Workers and students to go to polls on city-wide strike action against Beijing’s national security law today

The first-ever referendum will determine whether the city is ready to go on strike in opposition to the national security law that could undermine Hong Kong’s autonomy. 

Photo: General Strike Referendum press conference, 19 June, courtesy of Cyril Ma.

Hong Kong on Strike, a labour coalition comprising of 30 trade unions, along with Secondary School Student Preparatory Platform for Action, will host the city’s pioneering referendum today, setting up a general strike over Beijiing’s controversial national security legislation. 

Vic Tse, the chairperson of Hong Kong Public Relations and Communications Union, said the members of the participating trade unions will vote on three motions including issues regarding the national security law, the strike, and other labour problems. 

The strike would be possible on the condition that 60,000 workers join the poll and 60 percent of them in favour. Meanwhile, 80 percent of the trade unions will have to reach their individual goals of positive votes. Tse said the threshold set at 60,000 is to protect voters from retribution when more people take part in the referendum.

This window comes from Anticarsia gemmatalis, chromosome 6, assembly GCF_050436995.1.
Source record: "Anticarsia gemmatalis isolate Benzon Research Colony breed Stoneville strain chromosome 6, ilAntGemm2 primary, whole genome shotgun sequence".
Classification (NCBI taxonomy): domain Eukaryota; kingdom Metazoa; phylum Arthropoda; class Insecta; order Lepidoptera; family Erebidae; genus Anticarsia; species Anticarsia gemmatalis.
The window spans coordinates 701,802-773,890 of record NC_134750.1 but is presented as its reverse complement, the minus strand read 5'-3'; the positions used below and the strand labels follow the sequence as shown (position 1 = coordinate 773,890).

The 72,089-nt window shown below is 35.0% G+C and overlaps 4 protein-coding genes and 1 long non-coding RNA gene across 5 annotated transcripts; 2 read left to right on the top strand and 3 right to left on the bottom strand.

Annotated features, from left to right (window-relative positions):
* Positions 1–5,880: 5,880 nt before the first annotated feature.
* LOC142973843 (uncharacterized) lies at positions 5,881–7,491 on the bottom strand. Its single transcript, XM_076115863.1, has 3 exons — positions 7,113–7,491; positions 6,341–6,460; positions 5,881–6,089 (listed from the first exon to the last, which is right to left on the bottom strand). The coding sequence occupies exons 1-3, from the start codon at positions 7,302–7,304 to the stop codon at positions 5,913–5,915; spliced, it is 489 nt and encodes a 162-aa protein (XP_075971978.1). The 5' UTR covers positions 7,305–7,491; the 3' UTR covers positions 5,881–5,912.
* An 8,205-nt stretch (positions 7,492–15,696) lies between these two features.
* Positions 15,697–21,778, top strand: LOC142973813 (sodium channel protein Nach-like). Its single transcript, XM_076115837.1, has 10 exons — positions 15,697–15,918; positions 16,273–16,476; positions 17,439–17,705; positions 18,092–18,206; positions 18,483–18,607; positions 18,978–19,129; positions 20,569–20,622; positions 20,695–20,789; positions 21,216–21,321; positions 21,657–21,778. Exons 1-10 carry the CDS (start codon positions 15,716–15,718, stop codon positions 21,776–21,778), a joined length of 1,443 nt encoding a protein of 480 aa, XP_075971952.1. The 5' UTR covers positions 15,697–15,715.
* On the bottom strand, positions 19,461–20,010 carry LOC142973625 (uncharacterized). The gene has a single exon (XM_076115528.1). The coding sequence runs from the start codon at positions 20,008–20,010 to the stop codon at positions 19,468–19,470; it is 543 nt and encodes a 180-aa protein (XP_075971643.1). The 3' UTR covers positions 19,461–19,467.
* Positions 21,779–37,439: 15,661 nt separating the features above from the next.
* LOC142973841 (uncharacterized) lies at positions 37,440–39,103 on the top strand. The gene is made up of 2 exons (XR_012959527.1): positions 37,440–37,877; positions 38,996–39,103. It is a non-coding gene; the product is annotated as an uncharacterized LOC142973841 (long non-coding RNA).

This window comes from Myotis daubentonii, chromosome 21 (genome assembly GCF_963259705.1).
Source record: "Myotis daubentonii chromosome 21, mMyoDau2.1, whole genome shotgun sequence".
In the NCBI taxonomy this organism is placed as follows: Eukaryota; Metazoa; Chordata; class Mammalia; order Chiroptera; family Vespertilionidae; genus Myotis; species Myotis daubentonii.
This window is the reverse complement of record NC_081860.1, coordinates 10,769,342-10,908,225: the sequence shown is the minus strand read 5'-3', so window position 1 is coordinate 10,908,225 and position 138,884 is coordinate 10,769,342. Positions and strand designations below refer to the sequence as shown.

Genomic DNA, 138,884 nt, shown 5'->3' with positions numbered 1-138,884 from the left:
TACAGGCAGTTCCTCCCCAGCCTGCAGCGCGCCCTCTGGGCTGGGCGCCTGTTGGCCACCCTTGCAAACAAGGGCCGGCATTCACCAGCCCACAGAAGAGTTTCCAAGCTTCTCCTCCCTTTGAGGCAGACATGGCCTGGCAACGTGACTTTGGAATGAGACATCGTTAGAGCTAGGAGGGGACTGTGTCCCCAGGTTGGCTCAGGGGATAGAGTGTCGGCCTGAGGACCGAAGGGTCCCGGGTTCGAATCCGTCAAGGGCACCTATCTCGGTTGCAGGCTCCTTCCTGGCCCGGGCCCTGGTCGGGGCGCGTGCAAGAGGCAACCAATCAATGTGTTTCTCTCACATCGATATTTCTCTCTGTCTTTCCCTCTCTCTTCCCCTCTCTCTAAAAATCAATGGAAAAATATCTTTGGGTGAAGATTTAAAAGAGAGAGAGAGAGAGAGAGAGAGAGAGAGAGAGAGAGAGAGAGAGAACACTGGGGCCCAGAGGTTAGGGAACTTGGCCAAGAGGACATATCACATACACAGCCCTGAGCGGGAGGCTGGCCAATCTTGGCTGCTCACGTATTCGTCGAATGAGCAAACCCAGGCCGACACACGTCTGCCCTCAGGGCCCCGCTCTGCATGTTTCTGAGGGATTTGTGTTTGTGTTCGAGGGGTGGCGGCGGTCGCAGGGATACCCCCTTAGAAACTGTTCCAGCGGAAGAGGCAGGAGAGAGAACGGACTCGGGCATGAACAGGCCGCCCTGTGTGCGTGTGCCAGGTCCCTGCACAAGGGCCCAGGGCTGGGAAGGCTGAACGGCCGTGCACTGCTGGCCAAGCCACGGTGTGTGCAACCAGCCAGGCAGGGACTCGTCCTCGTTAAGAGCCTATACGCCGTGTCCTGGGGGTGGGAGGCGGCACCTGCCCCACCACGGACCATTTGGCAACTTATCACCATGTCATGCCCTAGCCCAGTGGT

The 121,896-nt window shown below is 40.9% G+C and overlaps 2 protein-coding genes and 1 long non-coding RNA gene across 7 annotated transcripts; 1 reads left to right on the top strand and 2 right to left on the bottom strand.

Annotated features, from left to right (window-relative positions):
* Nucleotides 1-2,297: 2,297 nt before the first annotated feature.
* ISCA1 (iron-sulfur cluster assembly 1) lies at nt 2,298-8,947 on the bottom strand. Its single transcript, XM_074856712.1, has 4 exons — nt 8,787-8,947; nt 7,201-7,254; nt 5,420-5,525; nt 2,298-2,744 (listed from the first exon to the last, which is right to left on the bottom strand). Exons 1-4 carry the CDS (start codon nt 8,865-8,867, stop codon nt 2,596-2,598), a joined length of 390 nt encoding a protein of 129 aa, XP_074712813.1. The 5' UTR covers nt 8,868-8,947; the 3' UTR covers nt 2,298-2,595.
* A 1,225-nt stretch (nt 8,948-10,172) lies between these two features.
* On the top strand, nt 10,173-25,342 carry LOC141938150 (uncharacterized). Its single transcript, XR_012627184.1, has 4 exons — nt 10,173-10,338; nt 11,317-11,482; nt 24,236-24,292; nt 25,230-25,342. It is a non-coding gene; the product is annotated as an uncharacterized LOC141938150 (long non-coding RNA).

The coalition has so far recruited around 14,000 members. 

General Strike Referendum press conference, 19 June. Photo courtesy of Cyril Ma.

“We are confident with the goal [60,000 voters] because Hong Kong people have never disappointed us over the past year”, said Tse. She calls employees to come out to vote as different industries may face sanctions followed by the implementation of the law. 

Michael Ngan of Union for New Civil Servants said, “Civil servants share the same rights as Hong Kong residents, and it is also their responsibility to express concern over such influential legislation.” 

The Union will have a separate set of motions that exclude anti-national security wording. Instead, it will ask about the possible impacts on the sector’s interests and vision by the law. 

There will be ten polling places across Hong Kong Island and Kowloon for non-members to walk in from 10AM to 8PM. Members who have received a six-digit code can join the poll at the 13 district councillor offices. Electronic and paper ballots are accepted. 

Simultaneously, secondary school students can vote in five polling stations; the Platform would provoke the strike if they obtain at least 10,000 votes with no less than 5,000 actual ballots cast in the stations and 60 percent of the total votes are in support.

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Sara is a journalism student at Hong Kong Baptist University. Her one-year exchange journey at Emerson College in the United States and high school experience at UWC Robert Bosch College in Germany have cultivated her interests in politics and social injustices.

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